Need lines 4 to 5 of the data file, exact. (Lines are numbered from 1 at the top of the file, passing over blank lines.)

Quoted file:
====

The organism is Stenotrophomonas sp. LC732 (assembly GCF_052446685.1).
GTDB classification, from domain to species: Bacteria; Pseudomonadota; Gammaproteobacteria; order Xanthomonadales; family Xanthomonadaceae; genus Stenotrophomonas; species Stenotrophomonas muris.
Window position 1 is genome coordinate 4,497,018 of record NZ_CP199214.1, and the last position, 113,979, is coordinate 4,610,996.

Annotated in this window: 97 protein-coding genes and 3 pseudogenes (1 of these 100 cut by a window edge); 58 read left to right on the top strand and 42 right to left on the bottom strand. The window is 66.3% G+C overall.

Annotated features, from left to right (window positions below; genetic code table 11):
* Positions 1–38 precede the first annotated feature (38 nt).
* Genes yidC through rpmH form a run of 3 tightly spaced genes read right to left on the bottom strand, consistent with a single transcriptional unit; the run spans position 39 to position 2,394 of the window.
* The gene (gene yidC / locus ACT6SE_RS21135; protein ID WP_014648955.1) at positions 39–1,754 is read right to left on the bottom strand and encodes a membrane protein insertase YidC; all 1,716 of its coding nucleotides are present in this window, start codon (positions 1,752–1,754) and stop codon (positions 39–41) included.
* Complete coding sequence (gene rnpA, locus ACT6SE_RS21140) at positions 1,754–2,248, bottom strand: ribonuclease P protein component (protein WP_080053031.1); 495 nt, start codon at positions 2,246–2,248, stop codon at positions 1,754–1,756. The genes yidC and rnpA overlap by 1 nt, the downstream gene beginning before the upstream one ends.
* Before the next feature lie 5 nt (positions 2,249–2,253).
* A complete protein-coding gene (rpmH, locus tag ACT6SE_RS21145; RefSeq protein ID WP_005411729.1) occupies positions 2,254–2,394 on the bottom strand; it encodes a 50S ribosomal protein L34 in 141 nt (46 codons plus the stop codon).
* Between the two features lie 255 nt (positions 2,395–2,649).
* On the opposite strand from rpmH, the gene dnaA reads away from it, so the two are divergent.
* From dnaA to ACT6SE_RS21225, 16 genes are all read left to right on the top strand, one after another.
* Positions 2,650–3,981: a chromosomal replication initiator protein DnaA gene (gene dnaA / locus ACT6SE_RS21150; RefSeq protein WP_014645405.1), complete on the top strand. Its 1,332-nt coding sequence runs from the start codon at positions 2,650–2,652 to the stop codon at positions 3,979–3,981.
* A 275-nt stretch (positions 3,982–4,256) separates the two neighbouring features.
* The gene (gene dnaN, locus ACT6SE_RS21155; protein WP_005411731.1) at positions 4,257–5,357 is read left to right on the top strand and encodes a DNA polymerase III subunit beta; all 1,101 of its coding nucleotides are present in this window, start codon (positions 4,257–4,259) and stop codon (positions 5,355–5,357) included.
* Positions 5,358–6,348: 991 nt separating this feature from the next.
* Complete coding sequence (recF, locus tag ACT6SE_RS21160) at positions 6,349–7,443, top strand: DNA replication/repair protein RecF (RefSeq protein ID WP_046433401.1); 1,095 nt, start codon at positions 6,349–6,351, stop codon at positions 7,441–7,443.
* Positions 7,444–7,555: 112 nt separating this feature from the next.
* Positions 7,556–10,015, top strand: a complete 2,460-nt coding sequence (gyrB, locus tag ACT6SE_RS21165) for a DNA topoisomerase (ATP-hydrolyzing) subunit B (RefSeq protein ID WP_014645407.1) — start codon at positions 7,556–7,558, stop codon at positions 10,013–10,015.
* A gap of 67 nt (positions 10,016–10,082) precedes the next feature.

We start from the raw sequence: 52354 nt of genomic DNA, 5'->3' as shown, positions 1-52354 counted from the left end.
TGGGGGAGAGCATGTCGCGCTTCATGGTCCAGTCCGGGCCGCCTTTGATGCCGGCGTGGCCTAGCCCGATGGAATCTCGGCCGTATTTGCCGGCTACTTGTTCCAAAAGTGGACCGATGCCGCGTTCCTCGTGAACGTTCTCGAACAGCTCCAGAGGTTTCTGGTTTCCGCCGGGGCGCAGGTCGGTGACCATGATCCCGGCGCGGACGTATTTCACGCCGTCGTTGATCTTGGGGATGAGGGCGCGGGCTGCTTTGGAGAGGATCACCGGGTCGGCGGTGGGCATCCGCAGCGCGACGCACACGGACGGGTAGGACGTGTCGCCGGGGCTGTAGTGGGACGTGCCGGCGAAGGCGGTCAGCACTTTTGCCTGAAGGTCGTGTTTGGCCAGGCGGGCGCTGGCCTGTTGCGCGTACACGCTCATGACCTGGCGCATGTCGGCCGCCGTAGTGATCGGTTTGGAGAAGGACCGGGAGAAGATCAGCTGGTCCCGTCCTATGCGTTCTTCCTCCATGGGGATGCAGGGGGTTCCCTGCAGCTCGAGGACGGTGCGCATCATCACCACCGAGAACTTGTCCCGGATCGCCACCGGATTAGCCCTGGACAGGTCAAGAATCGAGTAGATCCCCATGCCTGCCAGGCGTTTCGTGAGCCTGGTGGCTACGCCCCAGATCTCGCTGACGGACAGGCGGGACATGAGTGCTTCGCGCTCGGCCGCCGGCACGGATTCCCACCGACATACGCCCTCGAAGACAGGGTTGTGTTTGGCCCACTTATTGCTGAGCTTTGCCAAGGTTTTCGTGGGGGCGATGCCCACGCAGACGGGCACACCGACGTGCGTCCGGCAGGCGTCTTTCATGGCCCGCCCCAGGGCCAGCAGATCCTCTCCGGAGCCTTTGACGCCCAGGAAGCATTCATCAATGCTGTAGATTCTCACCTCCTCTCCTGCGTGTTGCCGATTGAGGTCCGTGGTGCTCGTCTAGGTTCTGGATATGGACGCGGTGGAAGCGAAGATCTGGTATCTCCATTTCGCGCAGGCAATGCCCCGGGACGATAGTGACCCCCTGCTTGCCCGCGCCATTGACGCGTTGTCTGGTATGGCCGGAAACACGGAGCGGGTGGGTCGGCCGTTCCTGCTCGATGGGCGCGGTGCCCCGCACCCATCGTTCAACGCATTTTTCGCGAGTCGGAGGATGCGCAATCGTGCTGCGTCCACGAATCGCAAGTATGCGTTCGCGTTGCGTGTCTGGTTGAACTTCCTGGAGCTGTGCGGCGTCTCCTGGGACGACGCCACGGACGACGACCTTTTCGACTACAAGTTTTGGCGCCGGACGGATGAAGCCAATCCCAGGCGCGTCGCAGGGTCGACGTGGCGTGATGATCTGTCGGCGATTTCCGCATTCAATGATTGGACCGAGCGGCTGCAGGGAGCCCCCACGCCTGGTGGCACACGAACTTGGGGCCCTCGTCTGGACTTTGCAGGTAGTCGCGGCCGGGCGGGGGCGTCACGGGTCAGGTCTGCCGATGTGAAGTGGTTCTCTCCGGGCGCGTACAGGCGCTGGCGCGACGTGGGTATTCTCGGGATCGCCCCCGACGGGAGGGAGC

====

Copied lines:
Annotated in this window: 97 protein-coding genes and 3 pseudogenes (1 of these 100 cut by a window edge); 58 read left to right on the top strand and 42 right to left on the bottom strand. The window is 66.3% G+C overall.

Annotated features, from left to right (window positions below; genetic code table 11):